18F-DCFBC PET/CT for PSMA-Based Detection and Characterization of Primary Prostate Cancer.

OBJECTIVE - We previously demonstrated the ability to detect metastatic prostate cancer using N-[N-[(S)-1,3-dicarboxypropyl]carbamoyl]-4-(18)F-fluorobenzyl-l-cysteine ((18)F-DCFBC), a low-molecular-weight radiotracer that targets the prostate-specific membrane antigen (PSMA). PSMA has been shown to be associated with higher Gleason grade and more aggressive disease. An imaging biomarker able to detect clinically significant high-grade primary prostate cancer reliably would address an unmet clinical need by allowing for risk-adapted patient management.

METHODS - We enrolled 13 patients with primary prostate cancer who were imaged with (18)F-DCFBC PET before scheduled prostatectomy, with 12 of these patients also undergoing pelvic prostate MR imaging. Prostate (18)F-DCFBC PET was correlated with MR imaging and histologic and immunohistochemical analysis on a prostate-segment (12 regions) and dominant-lesion basis. There were no incidental extraprostatic findings on PET suggestive of metastatic disease.

RESULTS - MR imaging was more sensitive than (18)F-DCFBC PET for detection of primary prostate cancer on a per-segment (sensitivities of up to 0.17 and 0.39 for PET and MR imaging, respectively) and per-dominant-lesion analysis (sensitivities of 0.46 and 0.92 for PET and MR imaging, respectively). However, (18)F-DCFBC PET was more specific than MR imaging by per-segment analysis (specificities of 0.96 and 0.89 for PET and MR imaging for corresponding sensitivity, respectively) and specific for detection of high-grade lesions (Gleason 8 and 9) greater than 1.0 mL in size (4/4 of these patients positive by PET). (18)F-DCFBC uptake in tumors was positively correlated with Gleason score (ρ = 0.64; PSMA expression, ρ = 0.47; and prostate-specific antigen, ρ = 0.52). There was significantly lower (18)F-DCFBC uptake in benign prostatic hypertrophy than primary tumors (median maximum standardized uptake value, 2.2 vs. 3.5; P = 0.004).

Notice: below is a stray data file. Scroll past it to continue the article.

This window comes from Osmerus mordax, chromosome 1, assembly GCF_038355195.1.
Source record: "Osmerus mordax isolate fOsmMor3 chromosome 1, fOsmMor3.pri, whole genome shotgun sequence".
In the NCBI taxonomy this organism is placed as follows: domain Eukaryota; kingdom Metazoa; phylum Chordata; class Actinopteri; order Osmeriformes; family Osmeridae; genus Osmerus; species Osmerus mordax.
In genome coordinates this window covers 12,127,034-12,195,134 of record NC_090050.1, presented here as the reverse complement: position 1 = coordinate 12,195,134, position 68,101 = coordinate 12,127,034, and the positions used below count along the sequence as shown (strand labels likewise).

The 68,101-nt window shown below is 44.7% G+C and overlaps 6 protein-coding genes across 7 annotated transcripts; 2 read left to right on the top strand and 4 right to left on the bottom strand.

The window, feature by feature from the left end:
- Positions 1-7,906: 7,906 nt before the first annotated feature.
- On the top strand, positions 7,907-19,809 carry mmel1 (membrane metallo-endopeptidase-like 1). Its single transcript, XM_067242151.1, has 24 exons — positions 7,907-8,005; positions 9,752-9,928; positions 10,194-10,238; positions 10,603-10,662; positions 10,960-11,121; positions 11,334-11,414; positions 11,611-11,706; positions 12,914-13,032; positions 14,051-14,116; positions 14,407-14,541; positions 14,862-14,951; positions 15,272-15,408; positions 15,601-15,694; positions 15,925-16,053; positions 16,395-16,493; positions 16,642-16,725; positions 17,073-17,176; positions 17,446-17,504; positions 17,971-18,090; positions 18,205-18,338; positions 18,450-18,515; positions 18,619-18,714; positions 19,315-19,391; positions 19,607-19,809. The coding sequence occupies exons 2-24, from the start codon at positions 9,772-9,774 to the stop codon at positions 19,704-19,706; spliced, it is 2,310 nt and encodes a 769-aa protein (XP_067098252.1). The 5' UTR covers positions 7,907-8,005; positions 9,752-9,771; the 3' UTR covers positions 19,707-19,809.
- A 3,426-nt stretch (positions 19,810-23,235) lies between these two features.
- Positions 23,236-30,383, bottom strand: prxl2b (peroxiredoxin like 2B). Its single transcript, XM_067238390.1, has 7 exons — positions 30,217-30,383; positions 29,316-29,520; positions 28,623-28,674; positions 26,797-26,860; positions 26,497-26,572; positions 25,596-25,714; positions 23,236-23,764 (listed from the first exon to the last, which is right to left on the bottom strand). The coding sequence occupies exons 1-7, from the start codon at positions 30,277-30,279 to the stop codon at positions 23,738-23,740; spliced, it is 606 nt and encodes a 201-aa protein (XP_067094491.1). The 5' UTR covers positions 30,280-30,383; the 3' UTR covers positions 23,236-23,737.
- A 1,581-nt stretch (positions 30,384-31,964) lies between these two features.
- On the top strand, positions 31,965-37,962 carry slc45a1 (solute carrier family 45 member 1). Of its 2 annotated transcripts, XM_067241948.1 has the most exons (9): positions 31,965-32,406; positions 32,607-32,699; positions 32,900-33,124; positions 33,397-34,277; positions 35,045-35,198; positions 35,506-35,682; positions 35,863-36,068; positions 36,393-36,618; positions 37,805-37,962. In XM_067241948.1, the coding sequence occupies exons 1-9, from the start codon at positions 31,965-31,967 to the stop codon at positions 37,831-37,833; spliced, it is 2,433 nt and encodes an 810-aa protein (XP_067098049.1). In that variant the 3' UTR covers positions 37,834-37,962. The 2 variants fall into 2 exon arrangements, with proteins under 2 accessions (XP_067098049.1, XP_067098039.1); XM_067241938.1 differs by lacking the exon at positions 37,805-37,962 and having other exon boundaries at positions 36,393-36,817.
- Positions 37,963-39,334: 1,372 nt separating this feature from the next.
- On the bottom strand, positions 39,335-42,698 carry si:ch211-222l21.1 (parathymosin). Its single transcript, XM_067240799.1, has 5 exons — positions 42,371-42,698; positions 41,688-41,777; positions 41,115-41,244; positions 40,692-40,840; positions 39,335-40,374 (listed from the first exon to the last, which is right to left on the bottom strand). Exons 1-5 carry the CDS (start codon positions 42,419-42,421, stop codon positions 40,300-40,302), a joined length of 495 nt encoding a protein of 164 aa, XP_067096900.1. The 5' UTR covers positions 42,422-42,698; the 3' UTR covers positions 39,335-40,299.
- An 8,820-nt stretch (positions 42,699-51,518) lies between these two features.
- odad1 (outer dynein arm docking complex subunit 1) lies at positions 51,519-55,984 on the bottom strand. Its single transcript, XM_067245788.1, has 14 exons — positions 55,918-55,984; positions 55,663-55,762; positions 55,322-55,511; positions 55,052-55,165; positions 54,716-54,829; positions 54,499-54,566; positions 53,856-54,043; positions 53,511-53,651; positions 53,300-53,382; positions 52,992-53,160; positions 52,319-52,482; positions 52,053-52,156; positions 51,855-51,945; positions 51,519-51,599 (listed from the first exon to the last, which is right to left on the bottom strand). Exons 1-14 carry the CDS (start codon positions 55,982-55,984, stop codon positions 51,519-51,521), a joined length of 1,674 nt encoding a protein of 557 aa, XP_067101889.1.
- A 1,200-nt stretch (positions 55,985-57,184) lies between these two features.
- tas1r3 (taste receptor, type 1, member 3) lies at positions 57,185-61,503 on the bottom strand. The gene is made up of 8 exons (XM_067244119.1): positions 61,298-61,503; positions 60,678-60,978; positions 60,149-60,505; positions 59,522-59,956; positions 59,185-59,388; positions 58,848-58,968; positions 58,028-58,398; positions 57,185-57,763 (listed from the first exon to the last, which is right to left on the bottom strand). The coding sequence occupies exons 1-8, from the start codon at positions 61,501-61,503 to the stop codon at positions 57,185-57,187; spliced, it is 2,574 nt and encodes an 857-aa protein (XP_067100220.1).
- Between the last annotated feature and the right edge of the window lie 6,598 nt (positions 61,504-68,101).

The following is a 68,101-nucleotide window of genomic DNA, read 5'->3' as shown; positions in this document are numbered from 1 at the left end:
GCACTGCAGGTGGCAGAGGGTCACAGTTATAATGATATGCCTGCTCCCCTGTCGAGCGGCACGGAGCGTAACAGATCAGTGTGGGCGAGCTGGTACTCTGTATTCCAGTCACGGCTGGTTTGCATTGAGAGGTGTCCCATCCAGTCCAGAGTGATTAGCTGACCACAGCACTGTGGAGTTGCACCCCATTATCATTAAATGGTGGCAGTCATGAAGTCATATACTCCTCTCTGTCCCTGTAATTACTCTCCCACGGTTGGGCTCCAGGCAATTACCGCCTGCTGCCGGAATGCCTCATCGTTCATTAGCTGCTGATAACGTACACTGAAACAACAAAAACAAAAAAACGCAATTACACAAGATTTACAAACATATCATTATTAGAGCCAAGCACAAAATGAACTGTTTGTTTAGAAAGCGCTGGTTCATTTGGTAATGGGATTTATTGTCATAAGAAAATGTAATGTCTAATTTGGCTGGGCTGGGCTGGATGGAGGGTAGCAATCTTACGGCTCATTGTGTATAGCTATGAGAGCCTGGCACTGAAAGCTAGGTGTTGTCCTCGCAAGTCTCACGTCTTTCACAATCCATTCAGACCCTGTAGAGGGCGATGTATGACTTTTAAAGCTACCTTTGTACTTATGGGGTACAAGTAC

CONCLUSIONS - Although the sensitivity of (18)F-DCFBC for primary prostate cancer was less than MR imaging, (18)F-DCFBC PET was able to detect the more clinically significant high-grade and larger-volume tumors (Gleason score 8 and 9) with higher specificity than MR imaging. In particular, there was relatively low (18)F-DCFBC PET uptake in benign prostatic hypertrophy lesions, compared with cancer in the prostate, which may allow for more specific detection of primary prostate cancer by (18)F-DCFBC PET. This study demonstrates the utility of PSMA-based PET, which may be used in conjunction with MR imaging to identify clinically significant prostate cancer.

J Nucl Med. 2015 Jul;56(7):1003-10. doi: 10.2967/jnumed.115.154336. Epub 2015 Jun 11.

Rowe SP1, Gage KL1, Faraj SF2, Macura KJ3, Cornish TC2, Gonzalez-Roibon N2, Guner G2, Munari E2, Partin AW4, Pavlovich CP4, Han M4, Carter HB4, Bivalacqua TJ4, Blackford A1, Holt D1, Dannals RF1, Netto GJ5, Lodge MA1, Mease RC1, Pomper MG1, Cho SY6.

1 The Russell H. Morgan Department of Radiology and Radiological Science, Johns Hopkins Medical Institutions, Baltimore, Maryland.
2 Department of Pathology, Johns Hopkins Medical Institutions, Baltimore, Maryland.
3 The Russell H. Morgan Department of Radiology and Radiological Science, Johns Hopkins Medical Institutions, Baltimore, Maryland The James Buchanan Brady Urological Institute and Department of Urology, Johns Hopkins Medical Institutions, Baltimore, Maryland; and Sidney Kimmel Comprehensive Cancer Center, Johns Hopkins Medical Institutions, Baltimore, Maryland.
4 The James Buchanan Brady Urological Institute and Department of Urology, Johns Hopkins Medical Institutions, Baltimore, Maryland; and.
5 Department of Pathology, Johns Hopkins Medical Institutions, Baltimore, Maryland The James Buchanan Brady Urological Institute and Department of Urology, Johns Hopkins Medical Institutions, Baltimore, Maryland; and Sidney Kimmel Comprehensive Cancer Center, Johns Hopkins Medical Institutions, Baltimore, Maryland.
6 The Russell H. Morgan Department of Radiology and Radiological Science, Johns Hopkins Medical Institutions, Baltimore, Maryland Sidney Kimmel Comprehensive Cancer Center, Johns Hopkins Medical Institutions, Baltimore, Maryland